Attempts at prognosticating the properties of water based on the data on its composition were first made quite a long time ago. The most widely known and properly elaborated is the Langelier method of estimating the corrosive and scale-forming properties of water. This method of qualitative estimation of water properties was devised by the chemist Langelier in the 1930s.
The researchers studying the properties of solutions noticed long time ago that the properties of the substance dissolved, as well as the properties of the solvent, depended on concentration of solutes. Concentration (usually symbolized by C) is interpreted as the mass of substance dissolved in a unit of volume of the solvent (or, rarely, a unit of mass). An attempt at taking into account the changes of the properties of the solution depending on its concentration was made in 1907 by the physico-chemist G. N. Lewis. He introduced the concept of the activity of the substance in a solution, that is, the observable result of the substance being present in the solution. The activity is usually symbolized as a. The relation between activity and concentration is defined by the activity coefficient:
f = a/C (1)
In highly diluted solutions, i.e., in solutions with very low content of dissolved substances, the activity is equal to the concentration. The activity coefficient f , in this case, approaches unity. An ion-selective electrode measures the activity of the substance, that is, a manifestation of a certain amount of the substance being present in the solution as one of the components of equilibrium activities of all the components of said solution. Concentration, that is, the actual content of the dissolved substance, can be determined by chemical analysis. The solution theory and the ion equilibrium theory make it possible to calculate, from the data of chemical analysis of the solution, the equilibrium value of the hydrogen index pHcalc. It was the very difference between the calculated pHcalc and the measured pHmsr (activity of the solution components) that Langelier suggested should be considered as a numerical index of the corrosive and scale-forming water properties.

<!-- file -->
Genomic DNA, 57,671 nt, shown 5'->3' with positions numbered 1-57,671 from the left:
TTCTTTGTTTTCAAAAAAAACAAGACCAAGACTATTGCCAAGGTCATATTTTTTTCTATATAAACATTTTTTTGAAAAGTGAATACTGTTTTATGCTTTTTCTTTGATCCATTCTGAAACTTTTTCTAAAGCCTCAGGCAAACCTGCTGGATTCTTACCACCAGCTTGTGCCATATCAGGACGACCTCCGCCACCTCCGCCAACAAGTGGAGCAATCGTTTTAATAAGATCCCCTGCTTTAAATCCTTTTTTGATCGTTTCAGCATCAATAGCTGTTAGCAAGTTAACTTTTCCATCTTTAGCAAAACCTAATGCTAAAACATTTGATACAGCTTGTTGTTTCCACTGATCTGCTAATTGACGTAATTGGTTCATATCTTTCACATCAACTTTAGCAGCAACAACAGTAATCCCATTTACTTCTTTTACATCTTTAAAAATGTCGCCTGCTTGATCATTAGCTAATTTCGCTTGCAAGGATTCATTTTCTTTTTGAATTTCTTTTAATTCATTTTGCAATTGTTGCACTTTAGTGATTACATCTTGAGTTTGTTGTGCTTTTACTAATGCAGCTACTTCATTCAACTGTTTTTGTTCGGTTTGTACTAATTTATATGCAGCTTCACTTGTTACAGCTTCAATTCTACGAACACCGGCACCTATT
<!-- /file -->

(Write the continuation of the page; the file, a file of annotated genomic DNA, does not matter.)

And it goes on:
LSI = pHmsr - pHcalc (2)
When the LSI is lower than 0 (negative value), the water causes corrosion of steel. When the LSI = 0, the water is neutral and stable and does not cause corrosion or scaling. Since the Langelier saturation index is rather a qualitative than a quantitative characteristic, its being equal to zero should not be taken too literally. In addition, there are always instrumental errors and errors of approximation (calculations by conventional equations). Therefore, the value of the Langelier saturation index in the range of -0,4 to +0.4 should be taken as “zero". When LSI is > 0 (i.e., positive), the water tends to cause scaling on the surfaces of pipelines, heat exchangers, and other technological equipment.
Thus, when calculating the Langelier saturation index by the Eq. (2) it is necessary to know the value of pHmsr (as measured by a pH meter). However, calculating the pHcalc from the data of chemical analysis presents some difficulty. This is done by the equation:
pHcalc = lgSPCaCO3 - lg K'' - (lgCCa2+ + lgCHCO3-) - (lgf1 + lgf2) (3)
where lg = log10 is the denary algorithm; SPCaCO3 is the calcium carbonate solubility product; lg K'' is the negative algorithm of the second dissociation constant of the carbonic acid (that is, with formation of the CO32- ions); lgCCa2+ and lgCHCO3- are the algorithm concentrations of calcium ions and hydrocarbonate ions, respectively, as determined by chemical analysis; and (lgf1 + lgf2) is the sum of logarithms of the activity coefficients of divalent and monovalent ions.